Participants find it a good idea to confess their mistakes by writing it down

For SaMvitti ‘Sharing Story’ initiative SahityaMitra Seema Trivedi Varia shared a chapter from ‘The Story of My Experiments with Truth’ autobiography by Mohandas K. Gandhi with the young girls of Shree Haribhakti Raneshwar Vidyamandir in Vadodara. The session had a narration of two incidences from the life of Gandhiji.

The session was initiated with the discussion about what all have the participants heard or read about Gandhiji. They had heard the stories related to the freedom struggle, but these stories were new to them.

In his childhood, Gandhiji and one of his relative had a curiosity to get an experience of smoking. Not that they saw any good in smoking, or were enamoured of the smell of a cigarette. They simply imagined the sort of pleasure in emitting clouds of smoke from their mouths. They had seen his uncle smoke in front of them, and they thought they should copy his example. But they had no money.

So, Gandhiji and his relative then decided to collect used cigarette stumps to give it a try. The stumps however, were not always available, and could not emit much smoke either. In those days, there used to be a servant working in Gandhiji’s house. Both (Gandhiji and his relative) decided to steal money from the servant’s pocket and buy cigarettes. They stole the money, bought the cigarettes and experienced it. After experiencing it, they both realised that they had stolen money and it was a bad habit.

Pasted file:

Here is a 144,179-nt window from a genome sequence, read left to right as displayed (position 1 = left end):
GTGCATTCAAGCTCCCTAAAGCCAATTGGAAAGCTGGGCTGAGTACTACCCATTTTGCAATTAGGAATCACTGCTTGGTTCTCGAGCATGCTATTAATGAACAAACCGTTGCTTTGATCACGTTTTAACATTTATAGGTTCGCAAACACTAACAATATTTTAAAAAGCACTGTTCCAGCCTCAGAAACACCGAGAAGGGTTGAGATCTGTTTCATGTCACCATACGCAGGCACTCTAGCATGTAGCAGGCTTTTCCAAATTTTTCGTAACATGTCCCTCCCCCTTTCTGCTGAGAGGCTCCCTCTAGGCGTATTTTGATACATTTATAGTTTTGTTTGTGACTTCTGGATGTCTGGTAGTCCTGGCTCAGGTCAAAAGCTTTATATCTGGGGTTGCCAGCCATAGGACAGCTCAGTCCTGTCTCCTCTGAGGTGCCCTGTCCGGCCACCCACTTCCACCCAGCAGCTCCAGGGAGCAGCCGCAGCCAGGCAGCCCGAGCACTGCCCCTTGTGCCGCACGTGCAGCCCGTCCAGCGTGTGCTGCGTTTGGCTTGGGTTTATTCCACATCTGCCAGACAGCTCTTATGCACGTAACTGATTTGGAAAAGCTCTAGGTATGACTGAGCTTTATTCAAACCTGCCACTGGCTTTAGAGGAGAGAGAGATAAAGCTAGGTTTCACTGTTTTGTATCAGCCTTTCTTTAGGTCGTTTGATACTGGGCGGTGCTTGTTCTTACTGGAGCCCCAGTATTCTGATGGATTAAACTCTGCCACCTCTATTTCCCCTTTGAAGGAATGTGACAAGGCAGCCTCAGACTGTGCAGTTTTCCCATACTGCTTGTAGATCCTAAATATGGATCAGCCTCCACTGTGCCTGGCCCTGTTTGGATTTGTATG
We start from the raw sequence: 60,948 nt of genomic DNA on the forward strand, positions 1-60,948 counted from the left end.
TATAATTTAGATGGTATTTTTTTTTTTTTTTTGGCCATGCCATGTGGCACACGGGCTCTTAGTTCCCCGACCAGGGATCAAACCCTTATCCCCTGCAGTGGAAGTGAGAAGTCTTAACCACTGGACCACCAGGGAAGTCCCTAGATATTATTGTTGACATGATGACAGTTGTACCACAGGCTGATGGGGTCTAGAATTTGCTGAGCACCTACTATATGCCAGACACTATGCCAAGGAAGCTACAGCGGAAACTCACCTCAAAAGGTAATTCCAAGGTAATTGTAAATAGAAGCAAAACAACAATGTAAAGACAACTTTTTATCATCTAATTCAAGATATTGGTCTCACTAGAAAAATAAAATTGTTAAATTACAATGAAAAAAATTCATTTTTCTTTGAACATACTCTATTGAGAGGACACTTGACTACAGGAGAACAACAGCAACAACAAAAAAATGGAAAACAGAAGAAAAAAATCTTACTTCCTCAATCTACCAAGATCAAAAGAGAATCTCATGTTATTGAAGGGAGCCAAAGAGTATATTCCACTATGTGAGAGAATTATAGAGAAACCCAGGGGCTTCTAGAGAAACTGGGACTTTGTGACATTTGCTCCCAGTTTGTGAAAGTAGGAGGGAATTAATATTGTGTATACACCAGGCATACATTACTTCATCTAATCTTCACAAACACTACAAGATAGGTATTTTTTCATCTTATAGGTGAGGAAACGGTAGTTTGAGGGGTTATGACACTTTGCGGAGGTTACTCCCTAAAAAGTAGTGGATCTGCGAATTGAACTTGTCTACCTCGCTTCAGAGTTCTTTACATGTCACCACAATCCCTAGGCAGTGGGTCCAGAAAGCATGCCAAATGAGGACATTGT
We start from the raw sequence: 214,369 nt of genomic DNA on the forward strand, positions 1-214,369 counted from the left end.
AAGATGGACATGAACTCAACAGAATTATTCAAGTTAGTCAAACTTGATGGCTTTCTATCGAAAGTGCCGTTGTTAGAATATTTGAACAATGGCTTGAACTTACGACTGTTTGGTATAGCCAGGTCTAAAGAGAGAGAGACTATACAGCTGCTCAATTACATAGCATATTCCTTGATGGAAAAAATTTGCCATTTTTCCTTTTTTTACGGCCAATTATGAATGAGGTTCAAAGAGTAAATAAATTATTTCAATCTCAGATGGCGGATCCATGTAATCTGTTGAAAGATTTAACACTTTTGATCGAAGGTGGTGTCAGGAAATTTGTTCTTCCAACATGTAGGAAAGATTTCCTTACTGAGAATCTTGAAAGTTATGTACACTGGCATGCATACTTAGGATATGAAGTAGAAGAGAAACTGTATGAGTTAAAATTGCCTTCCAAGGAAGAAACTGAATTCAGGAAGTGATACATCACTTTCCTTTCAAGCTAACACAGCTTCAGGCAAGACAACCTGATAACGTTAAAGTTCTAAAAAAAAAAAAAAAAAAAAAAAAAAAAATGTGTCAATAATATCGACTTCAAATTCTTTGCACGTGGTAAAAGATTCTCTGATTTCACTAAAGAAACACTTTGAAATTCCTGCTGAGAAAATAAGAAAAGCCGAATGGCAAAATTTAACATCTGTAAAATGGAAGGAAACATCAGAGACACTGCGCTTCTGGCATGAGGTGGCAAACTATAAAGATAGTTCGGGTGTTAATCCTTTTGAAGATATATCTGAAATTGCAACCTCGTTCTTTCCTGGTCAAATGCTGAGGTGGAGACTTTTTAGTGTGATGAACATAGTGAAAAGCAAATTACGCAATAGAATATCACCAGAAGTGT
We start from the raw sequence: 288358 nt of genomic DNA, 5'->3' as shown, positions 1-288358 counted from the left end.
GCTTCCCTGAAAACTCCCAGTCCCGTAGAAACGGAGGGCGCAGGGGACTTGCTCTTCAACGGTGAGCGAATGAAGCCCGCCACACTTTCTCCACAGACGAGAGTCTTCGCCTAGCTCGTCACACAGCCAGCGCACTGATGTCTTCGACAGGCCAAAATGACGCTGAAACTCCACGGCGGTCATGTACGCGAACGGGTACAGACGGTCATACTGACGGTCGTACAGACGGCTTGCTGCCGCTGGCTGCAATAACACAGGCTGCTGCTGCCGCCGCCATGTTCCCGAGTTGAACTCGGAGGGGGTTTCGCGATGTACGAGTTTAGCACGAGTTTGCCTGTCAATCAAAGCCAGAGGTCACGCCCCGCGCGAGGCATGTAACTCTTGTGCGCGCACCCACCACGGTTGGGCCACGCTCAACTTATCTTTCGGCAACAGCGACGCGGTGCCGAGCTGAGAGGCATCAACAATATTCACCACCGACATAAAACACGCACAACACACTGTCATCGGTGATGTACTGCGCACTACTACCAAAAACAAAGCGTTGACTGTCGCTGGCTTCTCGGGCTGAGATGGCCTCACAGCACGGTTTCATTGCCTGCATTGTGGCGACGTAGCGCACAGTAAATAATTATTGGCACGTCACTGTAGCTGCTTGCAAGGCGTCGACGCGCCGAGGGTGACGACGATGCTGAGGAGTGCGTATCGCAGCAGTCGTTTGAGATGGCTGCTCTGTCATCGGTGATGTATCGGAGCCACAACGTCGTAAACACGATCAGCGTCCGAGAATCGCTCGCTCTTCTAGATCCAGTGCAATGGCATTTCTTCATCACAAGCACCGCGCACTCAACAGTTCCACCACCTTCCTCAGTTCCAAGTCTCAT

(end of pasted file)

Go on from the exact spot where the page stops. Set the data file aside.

Out of guilt, they decided to commit suicide. When they went to commit suicide, they thought of a possibility that if they tried to commit suicide and did not die then again half-suicide was not accepted. Actually, they realized that it was not as easy to commit suicide as to contemplate it. The thought of suicide ultimately resulted in both of them bidding good-bye to the habit of smoking stumps of cigarettes and of stealing the servant’s money for the purpose of smoking. This indicated that one conscious thought changed their lives completely.

The second story was about Gandhiji and his cousin. His cousin used to wear a heavy golden armlet. This brother of his had run into a debt of about twenty-five rupees. To pay the debt, Gandhiji decided to clip few grams of the golden armlet. After doing so, he again felt guilty of stealing. He resolved never to steal again.

Gandhiji decided to confess his deed to his father. But he didn’t have the courage to speak to him. So he decided to write it on a slip of paper and hand it over to him. The note not only had the confession of his guilt but also asked for an adequate punishment. His father was suffering from a fistula and was confined to bed. When his father read the letter, he cried. Because of his tears, the letter got wet. For a moment he closed his eyes in thought and then tore-up the note.

Seeing this condition of his father, Gandhiji decided not to do anything wrong in his life. Those pearl-drops of love cleansed his heart, and washed his sin away. Only he who has experienced such love can know what it is. As the hymn says: ‘Only he who is smitten with the arrows of love, knows its power.’

At the end of the session, participants wrote a letter addressing to SaMvitti and in which they confessed about their mistake which they could not convey to anybody else. One participant got inspired to share a story which she had heard about Gandhiji.

 

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